Physico-chemical and functional properties of whey proteins as affected by the source of whey

Kottahachchi Kankanamge, Manjula Nishanthi (2018) Physico-chemical and functional properties of whey proteins as affected by the source of whey. PhD thesis, Victoria University.


Increasing global demand for fermented dairy products and salted hard cheese varieties has led to the vast generation of acid and salty whey waste streams. Unlike sweet whey, acid and salty whey are not conveniently processed to whey protein concentrates (WPC) or isolates (WPI) due to compositional variations mainly characterized by elevated lactic acid and salt concentrations, respectively. Therefore, the necessity of developing a suitable processing method in converting acid and salty whey waste streams to usable concentrate powders is importantly emphasized by the dairy industry. Factors affecting the behavior of the whey proteins (WPs) present in these two whey streams, during or post-production are unknown. Hence, the present study was proposed to establish the physico-chemical behavior of the WPs present in acid and salty whey and their behavior during application of traditional concentration and spray drying. To gain an insight into the applicability of these WPC powders in commercial applications as food ingredients, current study further proposed evaluating their molecular, physical and functional property changes during storage. The proposed outcomes were achieved in five separate phases. During the first phase, the physico-chemical characteristics of WPs in sweet, salty and acid whey were investigated and compared with those of native whey, which underwent minimum commercial processing. Acid whey used in the current study was generated during Greek yoghurt manufacturing. Four whey streams were analyzed for the composition, interactional properties and molecular structures. WPs from acid whey were characterized by hydrophobically and covalently driven protein aggregation. Covalent aggregation in acid whey consisted of both thiol/disulphide and non-thiol/disulphide mediated reactions. Fourier transform infrared (FTIR) data characterized this protein aggregation as β-sheet attractions causing subtle changes in the secondary structure. In contrast, WPs in salty whey aggregated via van der Waals, hydrogen, electrostatic interactions and covalent bonds. Both thiol/disulphide and non-thiol/disulphide interactions led to cross-linked β-sheets, disrupting the secondary protein structures. This aggregation exposed hydrophobic segments while oxidizing a high number of free thiol groups. The absence of these types of WP aggregation in sweet or native whey highlighted the fact that elevated salt concentration in salty whey or heat treatment applied during production of acid whey are largely responsible for structural differences. In second phase, the influence of physico-chemical characteristics of liquid-WPCs obtained by ultrafiltration of acid and salty whey streams on the surface composition, particle organization, secondary structures and protein interactions of the respective spray dried WPC powders was investigated. Their properties were compared with those of native and sweet whey. Acid whey concentrate demonstrated characteristically low surface charge, high surface hydrophobicity, high average particle size and high thiol activity compared with sweet and native whey concentrates. Salty whey concentrate was characterized by low surface hydrophobicity, high thiol activity and low average particle size. Surface characterization of WPC powders revealed protein-rich surfaces for all whey powders while those in salty whey were highly hydrophobic. Protein characteristics of native and sweet whey WPC powders largely followed those of concentrates. In contrast, protein characteristics of the acid and salty whey WPC powders largely changed from those of the liquid WPCs. In third phase, changes of the secondary structure and protein interactions of WPs present in native, sweet, acid and salty-WPC powders were analyzed following storage at 4, 25 or 45 °C and 22 or 33% relative humidity (RH) for a period of 90-days. WPs aggregated predominantly through covalent crosslinking, achieving maximum at 45°C and 33% RH. Greater participation of β-lactoglobulin (β-LG) in covalent crosslinking was evident in all WPC powders, while that of α-lactalbumin (α-LA) was significantly (p < 0.05) high in acid- WPC powder only. Reaction order of β-LG denaturation in acid and salty-WPCs was approximately 2, while approximately 1 in native and sweet-WPC powders. Activation energy was significantly (p < 0.05) higher in native and sweet-WPC powders, with averages recorded as 97 and 49.8 kJmol-1, respectively, than that in acid and salty-WPC powders with averages of 27.5 and 33.8 kJmol-1, respectively, mainly attributed to the inherently high concentrations of lactic acid (LA) and salts in these WPC powders. Storage conditions may compromise stability of WPs in dry state, which is also influenced by their inherent composition. Thus, in fourth phase, physical characteristics of native, sweet, acid and salty-WPC powders were analyzed during storage at several temperatures (4, 25, 45°C) and RH levels of 22 and 33% for a period of 90 days. Particle surface of native, sweet and acid-WPC powders was dominated by proteins under all storage conditions, while fat and minerals prevailed on the surface of salty-WPC powder. Compared to native- and sweet-WPC powders, origin of acid- and salty-WPC powders influenced these streams to be rich in minerals, primarily accumulated in the particle core. Hydrophilic nature of the core impacted redistribution of proteins within the particle during storage. Compared to native- and sweet-WPC powders, particles were cohesively arranged in acid- and salty- WPC powders, which in turn changed physical properties such as particle size and surface charge. Elevated storage temperatures induced protein denaturation, melting of surface free fat and lactose crystallization in WPC powders, while humidity regulated the molecular mobility in these reactions. In addition to the influence on physical characteristics, combined impact of storage conditions and composition of WPC powders may affect the functional characteristics of WPs thus affect their functionality. Therefore, in the fifth phase, functional characteristics of native, sweet, acid and salty-WPC powders were analyzed after storage at 25°C and RH levels of 22 and 33% for 90 days. Native-, sweet- and acid-WPC powders exhibited a high solubility (97–82%), which was largely retained during storage. In contrast, the solubility of salty-WPC started at ~52-55% and gradually increased by ~5% during storage. Ionic sodium in salty-WPC interlinked WPs through salt bridges and charge screening, exposing reactive sites for intensive aggregation. Heat stability of salty-WPC was the highest (64s), while lowest was recorded for native-WPC (16s). In the presence of ionic sodium in salty-WPC, WPs denature due to ionic-bridging, charge screening and osmotic effects leading to intensive aggregation. High emulsion activity was recorded for salty-WPC powder, while those for other WPC powders were similar. Emulsion stability varied as native-> acid-> salty- > sweet-WPC. High number of hydrophobic segments was likely exposed on the protein surface in salty-WPC powders due to sodium-induced WP denaturation, thus increasing the number of proteins absorbed to the emulsion interface, enhancing the emulsion activity. Functionality of different WPC powders predominantly depended on the inherited composition and storage conditions. In conclusion, the inherent composition of acid and salty whey streams affects physico-chemical properties of WPs present in these whey streams, their liquid WPCs and spray dried WPC powders. Furthermore, properties of WPs present in these WPC powders were influenced by the compositional differences, processing effects of these two whey streams and storage conditions, which can be observed at molecular level, in turn affecting their physical characteristics. Furthermore, compositional differences showed a combinational impact with storage conditions on the functional properties of acid and salty WPC powders. Therefore, the unique composition of acid and salty whey is a factor that must be manipulated strategically in order to achieve a commercially viable production process and storable WPC powders.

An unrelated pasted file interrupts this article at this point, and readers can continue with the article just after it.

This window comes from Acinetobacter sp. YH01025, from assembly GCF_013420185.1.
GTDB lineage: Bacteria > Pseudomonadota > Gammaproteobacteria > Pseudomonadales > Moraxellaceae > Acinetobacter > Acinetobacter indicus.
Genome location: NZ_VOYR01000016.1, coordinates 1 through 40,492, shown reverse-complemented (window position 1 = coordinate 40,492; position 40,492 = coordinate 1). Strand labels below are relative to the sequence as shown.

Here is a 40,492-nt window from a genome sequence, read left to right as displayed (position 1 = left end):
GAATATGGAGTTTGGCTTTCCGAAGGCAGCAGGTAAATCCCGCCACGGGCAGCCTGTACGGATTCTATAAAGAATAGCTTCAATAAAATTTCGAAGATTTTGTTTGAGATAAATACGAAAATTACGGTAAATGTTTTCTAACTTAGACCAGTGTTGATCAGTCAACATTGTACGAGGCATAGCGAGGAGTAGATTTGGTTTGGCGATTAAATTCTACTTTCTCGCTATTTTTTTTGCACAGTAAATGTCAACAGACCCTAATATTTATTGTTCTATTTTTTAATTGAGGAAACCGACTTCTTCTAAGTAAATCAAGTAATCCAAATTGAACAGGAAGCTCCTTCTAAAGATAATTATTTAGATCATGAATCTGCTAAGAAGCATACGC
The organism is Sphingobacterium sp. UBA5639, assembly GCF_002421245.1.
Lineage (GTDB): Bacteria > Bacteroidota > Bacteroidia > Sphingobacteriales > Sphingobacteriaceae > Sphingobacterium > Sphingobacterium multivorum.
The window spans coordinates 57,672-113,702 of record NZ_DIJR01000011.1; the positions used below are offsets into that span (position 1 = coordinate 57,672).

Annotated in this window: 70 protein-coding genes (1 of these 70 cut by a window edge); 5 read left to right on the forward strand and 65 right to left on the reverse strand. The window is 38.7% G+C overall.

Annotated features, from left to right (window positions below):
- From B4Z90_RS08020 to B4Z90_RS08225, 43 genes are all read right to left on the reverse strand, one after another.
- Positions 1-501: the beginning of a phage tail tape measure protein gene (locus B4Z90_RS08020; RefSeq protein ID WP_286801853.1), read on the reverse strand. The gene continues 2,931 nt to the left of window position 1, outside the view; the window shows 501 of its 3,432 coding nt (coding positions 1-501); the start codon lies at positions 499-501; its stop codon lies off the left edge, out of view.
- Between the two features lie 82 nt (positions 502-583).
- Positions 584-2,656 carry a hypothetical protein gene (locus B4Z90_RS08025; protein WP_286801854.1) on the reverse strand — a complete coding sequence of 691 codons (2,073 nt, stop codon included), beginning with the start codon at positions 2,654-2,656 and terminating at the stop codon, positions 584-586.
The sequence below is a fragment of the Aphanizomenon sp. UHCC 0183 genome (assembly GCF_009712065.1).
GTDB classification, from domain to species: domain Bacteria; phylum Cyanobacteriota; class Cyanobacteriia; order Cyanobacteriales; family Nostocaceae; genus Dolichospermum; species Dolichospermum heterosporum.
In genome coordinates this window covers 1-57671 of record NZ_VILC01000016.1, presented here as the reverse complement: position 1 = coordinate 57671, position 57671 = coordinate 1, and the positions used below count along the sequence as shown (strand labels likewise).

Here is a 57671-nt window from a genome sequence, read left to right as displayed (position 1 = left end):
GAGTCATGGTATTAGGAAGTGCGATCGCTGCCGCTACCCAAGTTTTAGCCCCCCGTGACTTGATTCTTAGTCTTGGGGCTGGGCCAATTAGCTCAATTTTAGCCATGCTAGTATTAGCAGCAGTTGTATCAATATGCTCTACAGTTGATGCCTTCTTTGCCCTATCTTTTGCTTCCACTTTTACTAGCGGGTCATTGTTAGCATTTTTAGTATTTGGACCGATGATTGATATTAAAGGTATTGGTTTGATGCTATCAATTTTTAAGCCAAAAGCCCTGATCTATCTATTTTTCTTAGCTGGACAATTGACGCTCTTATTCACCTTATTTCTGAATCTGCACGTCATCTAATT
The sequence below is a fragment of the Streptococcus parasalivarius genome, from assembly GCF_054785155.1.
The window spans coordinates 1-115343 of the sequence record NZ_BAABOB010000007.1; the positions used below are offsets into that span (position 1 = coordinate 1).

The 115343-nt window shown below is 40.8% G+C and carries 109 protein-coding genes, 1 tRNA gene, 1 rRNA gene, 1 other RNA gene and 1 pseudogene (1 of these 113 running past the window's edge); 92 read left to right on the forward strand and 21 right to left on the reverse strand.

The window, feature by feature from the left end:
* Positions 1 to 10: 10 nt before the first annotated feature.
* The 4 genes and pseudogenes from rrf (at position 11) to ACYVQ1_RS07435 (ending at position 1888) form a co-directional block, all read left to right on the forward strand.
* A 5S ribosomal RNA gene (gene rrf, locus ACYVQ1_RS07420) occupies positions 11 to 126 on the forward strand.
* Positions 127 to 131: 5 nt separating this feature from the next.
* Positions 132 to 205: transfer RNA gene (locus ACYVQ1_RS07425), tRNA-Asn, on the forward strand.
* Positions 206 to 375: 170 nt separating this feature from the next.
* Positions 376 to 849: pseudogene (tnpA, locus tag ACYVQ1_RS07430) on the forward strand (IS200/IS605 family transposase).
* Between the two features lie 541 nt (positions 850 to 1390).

Item type Thesis (PhD thesis)
Subjects Historical > FOR Classification > 0908 Food Sciences
Current > Division/Research > College of Health and Biomedicine
Keywords whey protein concentrates; whey waste; whey proteins; acid whey; salty whey; physico-chemical behavior; storage conditions; processing, thesis by publication